Power

Wealth: A Mennonite’s experience in London

Pedestrians on the London Bridge during the evening commute out of the City of London

I’ve always known I’ve had a problem with The Rich. I had a bias against The Rich for a long time. It also took me a while to notice I was one of them. I had expected to have inner conflicts by traveling to “third-world” countries (low life expectancy, low standard of living, low literacy rates, high poverty) and being faced with extreme poverty – not only an opposite lifestyle than I was used to, but also a lifestyle that was in direct relationship with my lifestyle : my demands had caused their poverty.

I’ve also known that Mennonites have appeared to favor missions and outreach to places with high levels of poverty and have had few resources to spend for missions and outreach to the upper echelons of society. I knew for this reason that living in one of the highest affluent areas in London could prove interesting as a missionary. I hadn’t, however, expected inner conflicts and deep moments of pain and sorrow as a result.

Have you tried living in the world’s most expensive city while having a deep theological and personal foundation of identity in walking with and learning from the Poor of the earth? It’s trying and tiring. (more…)

Polygamous Anabaptists

The Mennonite Weekly Review reported this week that the world’s largest Anabaptist Conference, the Meserete Kristos Church of Ethiopa, recently made two groundbreaking (maybe even radical) decisions. One is that women can now be fully active in leadership in the church. My only comment to that one is: well done, the church will be better for it. More interesting to me is the other decision. Polygamous converts can now be baptised into the church without divorcing all but one of their wives. The church is still saying monogamy is the way to go (their “teaching position”) and men shouldn’t marry any more wives once they are part of the church (also probably shouldn’t be leaders).

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How do we live out our peace witness?

It seems that a few posts have dealt with our Anabaptist identity, specifically regarding peacemaking. So I want in.

I know of a Mennonite church that’s had a lot of problems in the past decade. They’ve split in ’99, fired their pastor in ’02, and now their next pastor is resigning because he feels he can’t contend with the warring factions in the church.

Now, clearly, they have some militant members who see “winning” as the ultimate goal. They seem to want the church to be modeled after them. That’s a problem that’s reared its head every time the church has split or lost its pastor.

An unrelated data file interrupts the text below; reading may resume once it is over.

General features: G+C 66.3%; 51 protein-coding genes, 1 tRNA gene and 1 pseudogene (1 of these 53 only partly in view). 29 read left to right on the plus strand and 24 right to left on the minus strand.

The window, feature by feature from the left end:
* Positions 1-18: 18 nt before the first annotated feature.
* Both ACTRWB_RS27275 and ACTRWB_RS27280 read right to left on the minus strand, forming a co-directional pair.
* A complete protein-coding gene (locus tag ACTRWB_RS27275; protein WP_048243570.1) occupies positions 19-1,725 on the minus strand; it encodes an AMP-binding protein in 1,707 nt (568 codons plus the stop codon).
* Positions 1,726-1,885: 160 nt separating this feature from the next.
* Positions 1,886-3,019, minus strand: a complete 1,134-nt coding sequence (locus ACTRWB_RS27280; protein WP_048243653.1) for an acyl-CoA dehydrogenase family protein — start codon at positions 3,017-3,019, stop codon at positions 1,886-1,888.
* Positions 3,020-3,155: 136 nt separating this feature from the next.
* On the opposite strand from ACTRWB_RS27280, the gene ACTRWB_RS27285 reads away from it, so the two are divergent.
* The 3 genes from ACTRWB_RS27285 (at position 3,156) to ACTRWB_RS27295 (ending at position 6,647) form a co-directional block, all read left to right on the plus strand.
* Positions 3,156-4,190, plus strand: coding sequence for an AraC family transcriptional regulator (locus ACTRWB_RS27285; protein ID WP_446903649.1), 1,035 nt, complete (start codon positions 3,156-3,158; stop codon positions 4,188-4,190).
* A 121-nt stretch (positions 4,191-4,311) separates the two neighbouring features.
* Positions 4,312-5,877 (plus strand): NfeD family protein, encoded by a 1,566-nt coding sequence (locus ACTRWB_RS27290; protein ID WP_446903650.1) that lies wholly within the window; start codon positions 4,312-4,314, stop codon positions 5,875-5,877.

But more concerning is the people who believe in peacemaking, yet have expressed their belief by turning a blind eye to the problems, hoping they’ll go away. That is not peace; it is denial. And it’s sad to see our peace witness lived out in such a way. Jesus taught a “third way” of overcoming hostility, not fight or flight but attacking the problem (not the person) head-on. He taught that we shouldn’t use violence, but we should work to expose evil, even when it resides inside of ourselves.

So I want to be part of a new vision for peace. Too often I’ve been one to stand by quietly, fearful of stirring the waters. So I want to change that. Our new vision needs to shun militancy and passivism. We don’t want to destroy our church to win, nor should we sweep problems under the rug. We need the “third way” of peacemaking within our Mennonite churches, so we can tell the world with confidence that peacemaking works.

Why is Iraq in Such Trouble?

Hi, I’m a young anabaptist named Nate. Some of you on this site know me. Anyway, I thought I’d post something on an issue I believe is of great importance: What’s wrong in Iraq?

Conservatives blame liberals for being “soft” on terrorism. Liberals blame the neocons. And everybody in America seems to ultimately blame the insurgents and “terrorists” who “hate freedom and the democratic process.”

But as usual, things are not that simple. Not nearly. There are several factors that most middle east scholars and experts foresaw. Let me enumerate some of them, since I believe it is imperative for us to understand world events so we can make a difference: (more…)

Reflections on Mennonite Young Adult Fellowship Retreat

This past weekend I, along with a couple of other YAR writers, went to a campground outside South Bend, IN for a weekend of conversation, games and networking with about 50 other young ethnic Mennonites in their twenties. I decided to go to the gathering after reading about it in Katie Ho’s post a month ago. I figured it would be a good way to reconnect some small part of the Menno community after being out of the country for two and a half years. And in that regard, I wasn’t dissapointed. While there were a few old friends in attendance, there were also lots of new and interesting people to chat with, including the chance to meet a fellow YAR blogger for the first time in person (Brian Hamilton). There were thoughtful sessions by Ken Hawkley, former Mennonite Church USA young adult worker. The Bike Movement crew did a presentation about their trip, their conversations and their upcoming documentary. And Jason Shenk and Nicole Bauman led a discussion session on young adults and the Mennonite church as part of their new roles with AMIGOS. To balance the serious parts there was also Menno Run, a version of survival. With Anabaptist hunters instead of wolves and foxes and Anabaptist instead of rabbits and deer. All this with liberal doses of engaging conversations. (more…)